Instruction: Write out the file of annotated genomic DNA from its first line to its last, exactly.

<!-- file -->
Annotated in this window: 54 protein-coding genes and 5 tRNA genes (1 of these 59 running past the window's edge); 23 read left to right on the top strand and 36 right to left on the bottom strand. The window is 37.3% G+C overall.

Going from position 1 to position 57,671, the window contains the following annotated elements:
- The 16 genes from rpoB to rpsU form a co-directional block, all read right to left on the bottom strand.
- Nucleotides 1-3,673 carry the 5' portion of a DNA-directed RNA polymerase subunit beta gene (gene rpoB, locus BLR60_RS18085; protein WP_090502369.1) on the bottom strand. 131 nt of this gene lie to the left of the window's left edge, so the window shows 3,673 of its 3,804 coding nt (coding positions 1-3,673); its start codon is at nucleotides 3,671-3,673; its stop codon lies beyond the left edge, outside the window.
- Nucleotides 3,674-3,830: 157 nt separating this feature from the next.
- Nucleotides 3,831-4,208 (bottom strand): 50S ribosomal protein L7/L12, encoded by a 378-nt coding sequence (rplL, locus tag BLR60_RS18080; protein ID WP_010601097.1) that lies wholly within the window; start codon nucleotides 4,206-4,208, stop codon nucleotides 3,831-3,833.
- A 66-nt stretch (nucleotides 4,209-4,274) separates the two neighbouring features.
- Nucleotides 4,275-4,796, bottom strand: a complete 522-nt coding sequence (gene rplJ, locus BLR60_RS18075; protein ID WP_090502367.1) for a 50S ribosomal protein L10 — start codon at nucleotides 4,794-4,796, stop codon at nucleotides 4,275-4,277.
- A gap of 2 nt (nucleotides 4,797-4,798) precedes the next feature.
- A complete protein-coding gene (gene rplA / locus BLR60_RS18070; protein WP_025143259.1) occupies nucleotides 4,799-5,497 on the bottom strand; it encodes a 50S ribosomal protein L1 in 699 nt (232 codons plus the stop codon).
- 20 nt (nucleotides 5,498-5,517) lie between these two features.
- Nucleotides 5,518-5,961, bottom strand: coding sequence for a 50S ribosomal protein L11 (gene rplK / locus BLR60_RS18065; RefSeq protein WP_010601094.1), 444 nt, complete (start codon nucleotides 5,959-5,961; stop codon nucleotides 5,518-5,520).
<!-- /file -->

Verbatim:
Annotated in this window: 54 protein-coding genes and 5 tRNA genes (1 of these 59 running past the window's edge); 23 read left to right on the top strand and 36 right to left on the bottom strand. The window is 37.3% G+C overall.

Going from position 1 to position 57,671, the window contains the following annotated elements:
- The 16 genes from rpoB to rpsU form a co-directional block, all read right to left on the bottom strand.
- Nucleotides 1-3,673 carry the 5' portion of a DNA-directed RNA polymerase subunit beta gene (gene rpoB, locus BLR60_RS18085; protein WP_090502369.1) on the bottom strand. 131 nt of this gene lie to the left of the window's left edge, so the window shows 3,673 of its 3,804 coding nt (coding positions 1-3,673); its start codon is at nucleotides 3,671-3,673; its stop codon lies beyond the left edge, outside the window.
- Nucleotides 3,674-3,830: 157 nt separating this feature from the next.
- Nucleotides 3,831-4,208 (bottom strand): 50S ribosomal protein L7/L12, encoded by a 378-nt coding sequence (rplL, locus tag BLR60_RS18080; protein ID WP_010601097.1) that lies wholly within the window; start codon nucleotides 4,206-4,208, stop codon nucleotides 3,831-3,833.
- A 66-nt stretch (nucleotides 4,209-4,274) separates the two neighbouring features.
- Nucleotides 4,275-4,796, bottom strand: a complete 522-nt coding sequence (gene rplJ, locus BLR60_RS18075; protein ID WP_090502367.1) for a 50S ribosomal protein L10 — start codon at nucleotides 4,794-4,796, stop codon at nucleotides 4,275-4,277.
- A gap of 2 nt (nucleotides 4,797-4,798) precedes the next feature.
- A complete protein-coding gene (gene rplA / locus BLR60_RS18070; protein WP_025143259.1) occupies nucleotides 4,799-5,497 on the bottom strand; it encodes a 50S ribosomal protein L1 in 699 nt (232 codons plus the stop codon).
- 20 nt (nucleotides 5,498-5,517) lie between these two features.
- Nucleotides 5,518-5,961, bottom strand: coding sequence for a 50S ribosomal protein L11 (gene rplK / locus BLR60_RS18065; RefSeq protein WP_010601094.1), 444 nt, complete (start codon nucleotides 5,959-5,961; stop codon nucleotides 5,518-5,520).